• Engaging at the policy level;
  • Engaging internally;
  • Engaging neutral parties.

Respecting Human Rights Through Global Supply Chains


The UN Guiding Principles state that companies may be involved with adverse human rights impacts either through their own activities or as a result of their business relationships. ‘Business Relationships’ are understood to include relationships with “entities in [the company’s] value chain.” As part of their corporate responsibility to respect human rights, companies are expected not only to avoid causing or contributing to adverse human rights impacts, but also to address, “human rights impacts that are directly linked to their operations, products or services by their business relationships, even if they have not contributed to those impacts.”

Adverse human rights impacts can occur at any level of a supply chain – from the first tier of direct or strategic suppliers, all the way down via multiple layers of sub-suppliers and sub-contractors, to those providing the raw material inputs. For some companies, relationships with suppliers are held by their licensees, or may be intermediated by vendors or other agents, creating yet more complex structures. To meet their responsibility to respect human rights, companies need to understand human rights risks at all levels of their supply chain – not only in the first tier.

This resource examines how companies can work to implement the Guiding Principles across their business relationships through the following activity areas:

  • Identifying risks: mapping and prioritizing within the supply chain;
  • Leveraging and incentivizing sustainable change in suppliers;
  • Applying these approaches in sensitive, high-risk contexts;
  • Achieving internal alignment within and across the business;
  • Supporting grievance mechanisms with respect to supply chains.

Identifying Risks: Mapping and Prioritizing Within the Supply Chain

The corporate responsibility to respect human rights requires companies to conduct human rights due diligence to identify, address and mitigate adverse human rights impacts with which they may be involved through their business relationships. However, in most cases, it is simply not feasible for a company to conduct due diligence for the entirety of its supply chain – particularly where supply chain relationships may number into the thousands, tens of thousands, or more. Companies therefore often need to prioritize those business relationships for which it is most critical to conduct human rights due diligence. However, as a first step, they need to know who is in their supply chains.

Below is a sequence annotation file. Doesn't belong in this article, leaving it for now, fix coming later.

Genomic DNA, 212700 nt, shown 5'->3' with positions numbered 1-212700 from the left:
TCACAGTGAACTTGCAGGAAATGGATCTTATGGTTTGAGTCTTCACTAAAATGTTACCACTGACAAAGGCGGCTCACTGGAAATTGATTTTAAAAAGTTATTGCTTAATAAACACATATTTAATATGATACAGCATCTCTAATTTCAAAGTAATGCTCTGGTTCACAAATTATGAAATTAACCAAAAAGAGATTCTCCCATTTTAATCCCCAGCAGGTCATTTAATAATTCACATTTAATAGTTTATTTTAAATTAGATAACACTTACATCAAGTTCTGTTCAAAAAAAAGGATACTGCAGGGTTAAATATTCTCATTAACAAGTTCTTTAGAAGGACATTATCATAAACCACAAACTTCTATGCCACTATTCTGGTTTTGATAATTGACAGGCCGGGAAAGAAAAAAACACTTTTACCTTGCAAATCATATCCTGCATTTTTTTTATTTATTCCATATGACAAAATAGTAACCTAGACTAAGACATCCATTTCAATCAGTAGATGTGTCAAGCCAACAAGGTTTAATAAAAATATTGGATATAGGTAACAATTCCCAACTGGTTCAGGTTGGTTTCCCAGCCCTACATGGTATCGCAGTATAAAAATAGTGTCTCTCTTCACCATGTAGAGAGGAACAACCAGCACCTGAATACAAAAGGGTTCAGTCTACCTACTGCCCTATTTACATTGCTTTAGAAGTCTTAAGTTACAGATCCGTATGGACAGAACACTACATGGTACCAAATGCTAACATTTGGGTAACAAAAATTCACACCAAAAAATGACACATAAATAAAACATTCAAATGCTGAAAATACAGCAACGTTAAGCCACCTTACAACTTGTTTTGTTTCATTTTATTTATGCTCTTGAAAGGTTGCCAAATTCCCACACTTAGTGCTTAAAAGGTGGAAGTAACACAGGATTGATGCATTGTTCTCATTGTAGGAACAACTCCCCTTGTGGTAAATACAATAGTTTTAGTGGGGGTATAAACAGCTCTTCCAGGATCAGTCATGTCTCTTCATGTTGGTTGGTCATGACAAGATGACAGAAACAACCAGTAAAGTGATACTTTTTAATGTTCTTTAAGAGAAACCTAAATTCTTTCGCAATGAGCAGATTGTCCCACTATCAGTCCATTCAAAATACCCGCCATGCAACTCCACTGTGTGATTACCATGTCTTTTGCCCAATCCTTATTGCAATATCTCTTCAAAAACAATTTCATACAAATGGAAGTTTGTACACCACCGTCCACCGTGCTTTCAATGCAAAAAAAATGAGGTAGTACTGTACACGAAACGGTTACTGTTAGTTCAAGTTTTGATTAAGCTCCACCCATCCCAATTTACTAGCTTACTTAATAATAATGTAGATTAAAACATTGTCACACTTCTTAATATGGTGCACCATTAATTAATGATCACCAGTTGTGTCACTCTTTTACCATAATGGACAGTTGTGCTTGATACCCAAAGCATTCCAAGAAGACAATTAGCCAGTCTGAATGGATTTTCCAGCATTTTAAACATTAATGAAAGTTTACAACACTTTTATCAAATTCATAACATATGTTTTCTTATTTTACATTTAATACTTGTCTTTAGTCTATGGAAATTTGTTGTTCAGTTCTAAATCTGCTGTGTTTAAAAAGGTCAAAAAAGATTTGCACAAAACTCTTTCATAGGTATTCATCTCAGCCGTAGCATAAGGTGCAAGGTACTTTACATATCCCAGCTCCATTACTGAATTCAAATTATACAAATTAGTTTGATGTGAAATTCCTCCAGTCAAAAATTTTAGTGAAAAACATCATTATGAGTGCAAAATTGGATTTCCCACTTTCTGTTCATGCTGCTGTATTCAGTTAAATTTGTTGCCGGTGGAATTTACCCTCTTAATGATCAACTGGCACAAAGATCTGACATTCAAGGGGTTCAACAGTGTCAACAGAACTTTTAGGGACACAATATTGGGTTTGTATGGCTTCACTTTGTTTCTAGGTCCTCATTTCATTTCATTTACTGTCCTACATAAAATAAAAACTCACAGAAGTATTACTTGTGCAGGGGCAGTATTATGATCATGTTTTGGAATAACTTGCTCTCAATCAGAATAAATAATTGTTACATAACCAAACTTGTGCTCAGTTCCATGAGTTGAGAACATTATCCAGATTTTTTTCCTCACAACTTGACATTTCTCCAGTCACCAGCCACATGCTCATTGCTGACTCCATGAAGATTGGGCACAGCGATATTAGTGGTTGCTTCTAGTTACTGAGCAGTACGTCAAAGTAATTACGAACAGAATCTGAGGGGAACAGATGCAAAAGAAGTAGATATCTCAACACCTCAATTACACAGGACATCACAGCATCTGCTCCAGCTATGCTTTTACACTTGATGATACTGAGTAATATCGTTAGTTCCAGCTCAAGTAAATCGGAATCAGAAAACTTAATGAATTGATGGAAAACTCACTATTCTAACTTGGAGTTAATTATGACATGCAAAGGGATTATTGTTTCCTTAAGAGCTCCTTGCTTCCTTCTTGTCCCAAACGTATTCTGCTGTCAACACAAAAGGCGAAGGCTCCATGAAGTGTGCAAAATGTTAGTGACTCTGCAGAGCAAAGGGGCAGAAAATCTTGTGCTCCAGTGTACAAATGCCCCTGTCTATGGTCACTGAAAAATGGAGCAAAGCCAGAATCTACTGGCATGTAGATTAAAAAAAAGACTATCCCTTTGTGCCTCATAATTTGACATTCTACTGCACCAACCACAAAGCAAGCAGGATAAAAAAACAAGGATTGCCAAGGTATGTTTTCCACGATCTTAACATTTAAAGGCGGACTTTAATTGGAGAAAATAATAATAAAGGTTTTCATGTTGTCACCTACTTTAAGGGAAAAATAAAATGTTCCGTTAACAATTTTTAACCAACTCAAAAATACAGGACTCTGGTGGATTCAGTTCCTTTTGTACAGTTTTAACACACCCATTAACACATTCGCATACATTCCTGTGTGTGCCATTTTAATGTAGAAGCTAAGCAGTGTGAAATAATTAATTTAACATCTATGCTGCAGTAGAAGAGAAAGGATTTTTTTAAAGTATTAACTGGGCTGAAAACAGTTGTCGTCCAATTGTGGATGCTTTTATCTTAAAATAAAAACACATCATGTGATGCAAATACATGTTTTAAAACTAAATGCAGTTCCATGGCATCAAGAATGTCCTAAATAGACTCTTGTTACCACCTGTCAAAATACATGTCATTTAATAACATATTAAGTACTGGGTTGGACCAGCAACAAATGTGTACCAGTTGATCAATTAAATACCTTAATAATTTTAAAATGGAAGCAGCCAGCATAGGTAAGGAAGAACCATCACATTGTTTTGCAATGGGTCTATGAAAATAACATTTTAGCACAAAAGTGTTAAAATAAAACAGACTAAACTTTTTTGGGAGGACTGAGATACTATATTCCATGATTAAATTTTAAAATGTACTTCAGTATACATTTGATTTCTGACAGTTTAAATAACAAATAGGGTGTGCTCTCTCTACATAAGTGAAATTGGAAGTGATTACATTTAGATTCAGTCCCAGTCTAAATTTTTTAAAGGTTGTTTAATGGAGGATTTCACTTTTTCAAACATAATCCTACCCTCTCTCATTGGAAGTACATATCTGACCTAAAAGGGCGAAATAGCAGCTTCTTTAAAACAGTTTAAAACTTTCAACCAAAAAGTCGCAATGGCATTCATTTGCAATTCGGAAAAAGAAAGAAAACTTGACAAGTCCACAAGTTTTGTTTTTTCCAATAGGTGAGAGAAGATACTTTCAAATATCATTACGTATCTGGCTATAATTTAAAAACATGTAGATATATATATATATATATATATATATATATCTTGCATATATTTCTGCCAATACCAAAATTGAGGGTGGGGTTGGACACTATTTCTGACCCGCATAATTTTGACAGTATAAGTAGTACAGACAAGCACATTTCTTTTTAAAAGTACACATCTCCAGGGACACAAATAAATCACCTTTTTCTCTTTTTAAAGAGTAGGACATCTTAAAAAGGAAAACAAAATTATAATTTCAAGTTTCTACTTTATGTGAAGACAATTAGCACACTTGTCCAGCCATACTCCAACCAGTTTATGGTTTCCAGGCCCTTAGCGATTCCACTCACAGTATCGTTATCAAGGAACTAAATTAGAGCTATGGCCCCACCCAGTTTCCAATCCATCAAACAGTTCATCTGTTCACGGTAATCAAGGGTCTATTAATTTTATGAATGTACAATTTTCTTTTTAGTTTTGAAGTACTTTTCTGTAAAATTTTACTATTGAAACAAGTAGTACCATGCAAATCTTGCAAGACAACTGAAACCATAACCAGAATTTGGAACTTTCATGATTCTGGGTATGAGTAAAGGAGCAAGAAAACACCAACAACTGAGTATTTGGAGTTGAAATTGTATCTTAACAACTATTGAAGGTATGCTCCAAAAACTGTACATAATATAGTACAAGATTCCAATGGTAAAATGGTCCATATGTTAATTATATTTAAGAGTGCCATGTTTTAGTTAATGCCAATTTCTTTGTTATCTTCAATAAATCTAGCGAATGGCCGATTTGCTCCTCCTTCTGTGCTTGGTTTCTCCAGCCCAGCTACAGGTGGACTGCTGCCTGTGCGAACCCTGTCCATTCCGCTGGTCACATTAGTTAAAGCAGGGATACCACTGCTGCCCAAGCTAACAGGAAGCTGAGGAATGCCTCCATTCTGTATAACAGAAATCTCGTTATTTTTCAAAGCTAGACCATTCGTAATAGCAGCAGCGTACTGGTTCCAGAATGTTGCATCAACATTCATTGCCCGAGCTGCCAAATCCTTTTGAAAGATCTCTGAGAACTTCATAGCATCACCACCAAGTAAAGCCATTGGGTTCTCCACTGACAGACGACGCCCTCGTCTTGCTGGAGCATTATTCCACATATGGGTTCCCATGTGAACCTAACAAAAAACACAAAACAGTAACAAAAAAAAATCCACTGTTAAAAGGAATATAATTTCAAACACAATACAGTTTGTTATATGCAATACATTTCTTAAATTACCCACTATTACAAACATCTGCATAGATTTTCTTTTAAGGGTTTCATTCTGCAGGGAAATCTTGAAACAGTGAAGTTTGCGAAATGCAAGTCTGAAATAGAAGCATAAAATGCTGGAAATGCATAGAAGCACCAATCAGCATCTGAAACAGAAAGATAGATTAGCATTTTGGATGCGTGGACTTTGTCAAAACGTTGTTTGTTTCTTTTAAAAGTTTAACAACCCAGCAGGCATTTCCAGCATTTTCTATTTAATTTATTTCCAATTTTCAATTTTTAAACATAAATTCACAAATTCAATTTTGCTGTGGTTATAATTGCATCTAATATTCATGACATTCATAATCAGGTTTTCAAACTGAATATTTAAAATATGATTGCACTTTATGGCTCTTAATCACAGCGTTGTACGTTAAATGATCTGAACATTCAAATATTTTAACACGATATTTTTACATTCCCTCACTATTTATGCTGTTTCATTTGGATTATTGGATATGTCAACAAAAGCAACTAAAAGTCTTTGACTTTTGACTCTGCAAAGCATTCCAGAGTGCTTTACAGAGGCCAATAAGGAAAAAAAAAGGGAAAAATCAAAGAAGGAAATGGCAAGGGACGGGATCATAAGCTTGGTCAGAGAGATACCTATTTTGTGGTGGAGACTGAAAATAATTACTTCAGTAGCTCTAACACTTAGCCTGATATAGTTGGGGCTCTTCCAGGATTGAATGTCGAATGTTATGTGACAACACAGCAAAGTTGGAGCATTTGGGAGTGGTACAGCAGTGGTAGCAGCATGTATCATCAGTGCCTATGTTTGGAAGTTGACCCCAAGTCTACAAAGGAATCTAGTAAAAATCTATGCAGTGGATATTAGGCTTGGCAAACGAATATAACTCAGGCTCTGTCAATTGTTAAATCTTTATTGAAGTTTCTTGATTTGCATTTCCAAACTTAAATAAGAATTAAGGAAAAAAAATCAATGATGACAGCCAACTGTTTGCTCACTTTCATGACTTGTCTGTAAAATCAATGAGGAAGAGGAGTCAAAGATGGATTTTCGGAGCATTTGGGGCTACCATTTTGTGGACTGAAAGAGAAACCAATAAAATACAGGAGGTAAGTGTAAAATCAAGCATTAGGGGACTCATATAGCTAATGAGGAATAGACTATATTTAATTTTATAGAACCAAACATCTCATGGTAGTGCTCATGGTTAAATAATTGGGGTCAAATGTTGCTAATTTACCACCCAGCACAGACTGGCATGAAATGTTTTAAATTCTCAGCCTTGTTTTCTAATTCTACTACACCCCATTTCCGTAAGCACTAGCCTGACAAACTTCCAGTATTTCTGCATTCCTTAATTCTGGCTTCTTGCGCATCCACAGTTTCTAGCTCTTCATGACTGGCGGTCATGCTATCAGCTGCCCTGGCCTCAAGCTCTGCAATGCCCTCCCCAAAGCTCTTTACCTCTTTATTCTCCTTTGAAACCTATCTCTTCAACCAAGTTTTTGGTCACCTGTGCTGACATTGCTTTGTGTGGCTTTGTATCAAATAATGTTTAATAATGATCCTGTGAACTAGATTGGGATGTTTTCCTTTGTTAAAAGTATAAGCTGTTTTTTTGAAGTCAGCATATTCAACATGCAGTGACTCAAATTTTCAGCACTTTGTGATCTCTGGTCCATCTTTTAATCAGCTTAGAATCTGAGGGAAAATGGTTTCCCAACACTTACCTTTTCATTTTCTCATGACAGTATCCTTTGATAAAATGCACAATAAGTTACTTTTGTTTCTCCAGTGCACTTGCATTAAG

Many companies have established, or are in the process of establishing, centralized systems for tracking the “moving target” of their supply chains. While these systems can be housed centrally, the inputs into that system must come from a variety of decentralized sources. Company leaders note the need for internal and external buy-in for a collaborative approach to mapping the supply chain. Internally, this means engaging across the different business functions that might interact directly with the supply chain. Externally, this requires the authentic engagement of one’s own suppliers in the mapping exercise. In developing that buy-in, company leaders emphasize the critical importance of spending as much time on the “why” as on the “how” – conveying an underlying rationale for the importance of mapping the supply chain that resonates for key audiences. Specifically, they have found that simply contractually obligating suppliers to disclose their supply chains, while necessary, has proven ineffective and inadequate.